An Integral Part of Cold War History
For those well-versed in naval history and the strategic maneuvers that defined the Cold War, the USS Nathanael Greene SSBN-636 stands out as a critical component of the United States' nuclear deterrent strategy. This article will offer a comprehensive examination of this vessel, presenting its notable attributes and discussing its crucial role during the period of geopolitical tension that was the Cold War.
The USS Nathanael Greene SSBN-636, a James Madison-class nuclear-powered submarine, was an impressive feat of naval engineering and a strategic asset for the United States Navy during its commission from the 1960s to late 1980s. This vessel, named after the renowned American Revolutionary War general Nathanael Greene, was a formidable element of the US Navy's "silent service" - the submarine force.
The Strategic Role of the USS Nathanael Greene SSBN-636 in the Cold War
The USS Nathanael Greene was a ballistic missile submarine whose main job was to quietly carry and launch nuclear weapons without detection. This pivotal role made it, along with its sibling submarines, a crucial piece of the U.S.' nuclear triad, which included land-based missiles, strategic bombers, and submarine-launched ballistic missiles.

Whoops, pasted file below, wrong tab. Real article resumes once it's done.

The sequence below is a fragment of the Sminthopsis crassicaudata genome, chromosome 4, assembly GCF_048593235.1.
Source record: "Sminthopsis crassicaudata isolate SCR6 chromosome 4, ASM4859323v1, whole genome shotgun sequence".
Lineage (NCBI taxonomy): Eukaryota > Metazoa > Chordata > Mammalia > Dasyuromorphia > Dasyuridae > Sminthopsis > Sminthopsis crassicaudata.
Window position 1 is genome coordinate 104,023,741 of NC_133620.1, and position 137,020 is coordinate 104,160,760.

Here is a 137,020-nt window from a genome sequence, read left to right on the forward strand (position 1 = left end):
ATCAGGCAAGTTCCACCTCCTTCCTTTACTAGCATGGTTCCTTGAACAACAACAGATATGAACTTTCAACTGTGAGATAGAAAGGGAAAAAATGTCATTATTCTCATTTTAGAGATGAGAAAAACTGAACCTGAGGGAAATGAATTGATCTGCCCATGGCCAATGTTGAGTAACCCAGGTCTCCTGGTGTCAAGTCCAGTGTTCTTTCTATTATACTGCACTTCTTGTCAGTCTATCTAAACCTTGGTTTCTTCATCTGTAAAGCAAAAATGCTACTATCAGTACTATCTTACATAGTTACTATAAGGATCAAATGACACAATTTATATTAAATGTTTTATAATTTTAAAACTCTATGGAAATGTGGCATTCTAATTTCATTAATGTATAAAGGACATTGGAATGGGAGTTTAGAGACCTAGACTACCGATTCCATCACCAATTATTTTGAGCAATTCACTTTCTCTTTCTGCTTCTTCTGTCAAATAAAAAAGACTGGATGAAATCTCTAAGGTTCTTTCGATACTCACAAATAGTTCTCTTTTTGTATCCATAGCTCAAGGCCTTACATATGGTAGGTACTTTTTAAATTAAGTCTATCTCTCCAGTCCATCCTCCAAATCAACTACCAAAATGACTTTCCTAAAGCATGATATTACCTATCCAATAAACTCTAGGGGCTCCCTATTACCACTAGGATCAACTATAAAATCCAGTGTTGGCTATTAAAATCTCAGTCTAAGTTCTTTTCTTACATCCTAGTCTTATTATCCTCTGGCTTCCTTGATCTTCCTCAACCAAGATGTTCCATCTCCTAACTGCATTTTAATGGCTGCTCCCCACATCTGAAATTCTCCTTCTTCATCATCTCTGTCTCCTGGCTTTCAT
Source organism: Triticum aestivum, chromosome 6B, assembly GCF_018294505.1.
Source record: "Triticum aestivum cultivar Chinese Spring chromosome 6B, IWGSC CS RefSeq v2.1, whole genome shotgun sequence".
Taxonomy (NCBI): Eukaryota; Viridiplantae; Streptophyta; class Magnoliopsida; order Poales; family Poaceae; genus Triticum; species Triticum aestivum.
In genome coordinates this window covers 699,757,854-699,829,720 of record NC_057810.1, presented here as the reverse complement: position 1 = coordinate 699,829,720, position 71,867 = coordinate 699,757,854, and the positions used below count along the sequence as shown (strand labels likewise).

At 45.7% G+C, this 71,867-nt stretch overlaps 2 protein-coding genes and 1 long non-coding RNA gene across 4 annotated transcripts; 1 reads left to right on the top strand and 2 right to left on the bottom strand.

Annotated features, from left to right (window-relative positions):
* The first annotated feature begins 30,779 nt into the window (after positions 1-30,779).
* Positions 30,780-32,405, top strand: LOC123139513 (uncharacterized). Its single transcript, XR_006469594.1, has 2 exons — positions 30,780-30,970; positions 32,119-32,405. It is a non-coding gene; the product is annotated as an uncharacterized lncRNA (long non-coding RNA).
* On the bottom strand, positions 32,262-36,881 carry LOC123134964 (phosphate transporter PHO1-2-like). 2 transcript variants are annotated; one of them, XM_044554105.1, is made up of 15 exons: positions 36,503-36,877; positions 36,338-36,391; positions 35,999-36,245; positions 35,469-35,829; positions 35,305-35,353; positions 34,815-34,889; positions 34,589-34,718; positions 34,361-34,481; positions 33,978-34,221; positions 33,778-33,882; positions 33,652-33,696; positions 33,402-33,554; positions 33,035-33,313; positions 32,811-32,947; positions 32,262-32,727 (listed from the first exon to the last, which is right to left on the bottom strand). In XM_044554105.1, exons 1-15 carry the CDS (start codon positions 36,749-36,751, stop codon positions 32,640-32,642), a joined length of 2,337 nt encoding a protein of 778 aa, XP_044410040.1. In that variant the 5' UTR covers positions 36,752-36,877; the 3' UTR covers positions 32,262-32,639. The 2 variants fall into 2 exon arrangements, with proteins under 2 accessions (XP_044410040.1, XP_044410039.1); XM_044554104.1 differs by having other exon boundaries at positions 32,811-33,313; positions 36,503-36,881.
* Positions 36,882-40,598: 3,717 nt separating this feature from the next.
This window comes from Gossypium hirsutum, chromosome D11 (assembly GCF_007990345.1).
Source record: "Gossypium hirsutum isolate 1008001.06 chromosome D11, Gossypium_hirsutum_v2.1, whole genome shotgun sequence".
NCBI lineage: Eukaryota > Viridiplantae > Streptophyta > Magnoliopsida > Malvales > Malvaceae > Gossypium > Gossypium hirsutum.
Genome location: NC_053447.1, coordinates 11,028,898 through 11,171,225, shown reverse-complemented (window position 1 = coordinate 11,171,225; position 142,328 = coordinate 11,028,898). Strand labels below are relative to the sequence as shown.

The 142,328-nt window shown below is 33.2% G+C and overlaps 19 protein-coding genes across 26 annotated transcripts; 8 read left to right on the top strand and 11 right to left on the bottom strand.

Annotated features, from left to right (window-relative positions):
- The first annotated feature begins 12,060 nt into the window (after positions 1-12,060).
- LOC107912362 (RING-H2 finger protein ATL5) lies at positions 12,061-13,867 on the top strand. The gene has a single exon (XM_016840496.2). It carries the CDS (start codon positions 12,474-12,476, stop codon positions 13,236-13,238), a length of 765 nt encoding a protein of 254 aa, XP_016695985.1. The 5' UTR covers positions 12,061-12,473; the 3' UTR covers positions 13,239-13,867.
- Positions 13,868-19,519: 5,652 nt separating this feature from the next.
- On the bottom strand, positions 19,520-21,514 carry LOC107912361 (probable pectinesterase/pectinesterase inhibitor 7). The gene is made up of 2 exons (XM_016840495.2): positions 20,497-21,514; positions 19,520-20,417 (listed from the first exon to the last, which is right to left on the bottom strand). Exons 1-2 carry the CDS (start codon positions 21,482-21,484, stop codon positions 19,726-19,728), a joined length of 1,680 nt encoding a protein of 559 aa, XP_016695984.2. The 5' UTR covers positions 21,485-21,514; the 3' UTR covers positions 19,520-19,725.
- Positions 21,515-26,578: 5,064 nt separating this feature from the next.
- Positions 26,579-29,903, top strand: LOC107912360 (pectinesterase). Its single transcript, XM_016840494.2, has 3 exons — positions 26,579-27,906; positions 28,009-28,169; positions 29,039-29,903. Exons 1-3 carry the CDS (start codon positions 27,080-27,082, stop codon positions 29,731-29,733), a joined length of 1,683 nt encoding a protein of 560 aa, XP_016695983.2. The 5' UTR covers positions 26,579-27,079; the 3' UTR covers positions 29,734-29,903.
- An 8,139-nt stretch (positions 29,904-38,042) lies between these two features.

During the Cold War, global stability hinged on a grim concept called Mutual Assured Destruction (MAD). This was the idea that if two or more nuclear-armed nations were to fully unleash their arsenals, it would lead to total obliteration of both the attacker and defender. In this high-stakes game, the USS Nathanael Greene was a key player. By stealthily cruising the world's oceans, it offered a virtually untouchable ability to strike back after a first attack, which was central to the MAD doctrine.
Despite its destructive potential, the Nathanael Greene, like other SSBNs, primarily served as a deterrent to nuclear war. By merely existing, it demonstrated the United States' ability to retaliate devastatingly to a nuclear strike, thus discouraging other nations from initiating any such aggression. Furthermore, the Nathanael Greene was not simply a passive player in the geopolitical theater of the Cold War. Its numerous strategic patrols underscored its active and vital role in protecting national and global security.
In the ensuing sections, we will examine the USS Nathanael Greene's design and construction, analyze its service record, and reflect on the experiences of its crew. Join us as we delve into the nuanced history of the USS Nathanael Greene SSBN-636 and assess its lasting impact on naval warfare and Cold War history.
Construction and Design
Construction of USS Nathanael Greene SSBN-636
The USS Nathanael Greene SSBN-636 was a product of careful planning and precise engineering. Construction began on January 21, 1963, at the Newport News Shipbuilding and Dry Dock Company in Virginia, a facility renowned for building some of the most sophisticated vessels in naval history. The Nathanael Greene was launched on May 12, 1964, a little over a year later. Following a series of trials and outfitting, the submarine was commissioned into service on December 19, 1964, signifying its readiness for active duty.